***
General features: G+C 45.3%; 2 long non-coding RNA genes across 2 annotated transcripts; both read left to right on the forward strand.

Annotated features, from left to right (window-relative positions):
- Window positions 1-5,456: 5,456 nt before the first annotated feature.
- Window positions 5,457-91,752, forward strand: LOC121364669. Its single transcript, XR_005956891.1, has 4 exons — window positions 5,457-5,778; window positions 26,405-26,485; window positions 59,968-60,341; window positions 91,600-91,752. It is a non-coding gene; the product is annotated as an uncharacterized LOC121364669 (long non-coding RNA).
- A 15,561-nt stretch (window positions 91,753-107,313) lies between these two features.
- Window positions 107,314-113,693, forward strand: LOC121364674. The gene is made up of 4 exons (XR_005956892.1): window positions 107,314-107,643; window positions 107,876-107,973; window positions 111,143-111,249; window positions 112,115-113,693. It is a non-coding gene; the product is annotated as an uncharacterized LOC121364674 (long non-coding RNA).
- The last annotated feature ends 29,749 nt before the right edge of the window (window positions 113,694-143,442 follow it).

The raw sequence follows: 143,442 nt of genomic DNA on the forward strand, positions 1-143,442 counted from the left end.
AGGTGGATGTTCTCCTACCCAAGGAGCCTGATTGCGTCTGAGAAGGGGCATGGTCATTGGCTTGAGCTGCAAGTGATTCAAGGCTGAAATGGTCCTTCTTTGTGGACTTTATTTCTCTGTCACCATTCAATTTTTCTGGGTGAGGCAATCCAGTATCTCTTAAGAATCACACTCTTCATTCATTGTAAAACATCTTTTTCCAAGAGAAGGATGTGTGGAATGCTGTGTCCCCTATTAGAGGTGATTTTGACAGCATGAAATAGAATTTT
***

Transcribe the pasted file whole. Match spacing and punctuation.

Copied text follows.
General features: G+C 45.3%; 2 long non-coding RNA genes across 2 annotated transcripts; both read left to right on the forward strand.

Annotated features, from left to right (window-relative positions):
- Window positions 1-5,456: 5,456 nt before the first annotated feature.
- Window positions 5,457-91,752, forward strand: LOC121364669. Its single transcript, XR_005956891.1, has 4 exons — window positions 5,457-5,778; window positions 26,405-26,485; window positions 59,968-60,341; window positions 91,600-91,752. It is a non-coding gene; the product is annotated as an uncharacterized LOC121364669 (long non-coding RNA).
- A 15,561-nt stretch (window positions 91,753-107,313) lies between these two features.
- Window positions 107,314-113,693, forward strand: LOC121364674. The gene is made up of 4 exons (XR_005956892.1): window positions 107,314-107,643; window positions 107,876-107,973; window positions 111,143-111,249; window positions 112,115-113,693. It is a non-coding gene; the product is annotated as an uncharacterized LOC121364674 (long non-coding RNA).
- The last annotated feature ends 29,749 nt before the right edge of the window (window positions 113,694-143,442 follow it).

The raw sequence follows: 143,442 nt of genomic DNA on the forward strand, positions 1-143,442 counted from the left end.
AGGTGGATGTTCTCCTACCCAAGGAGCCTGATTGCGTCTGAGAAGGGGCATGGTCATTGGCTTGAGCTGCAAGTGATTCAAGGCTGAAATGGTCCTTCTTTGTGGACTTTATTTCTCTGTCACCATTCAATTTTTCTGGGTGAGGCAATCCAGTATCTCTTAAGAATCACACTCTTCATTCATTGTAAAACATCTTTTTCCAAGAGAAGGATGTGTGGAATGCTGTGTCCCCTATTAGAGGTGATTTTGACAGCATGAAATAGAATTTT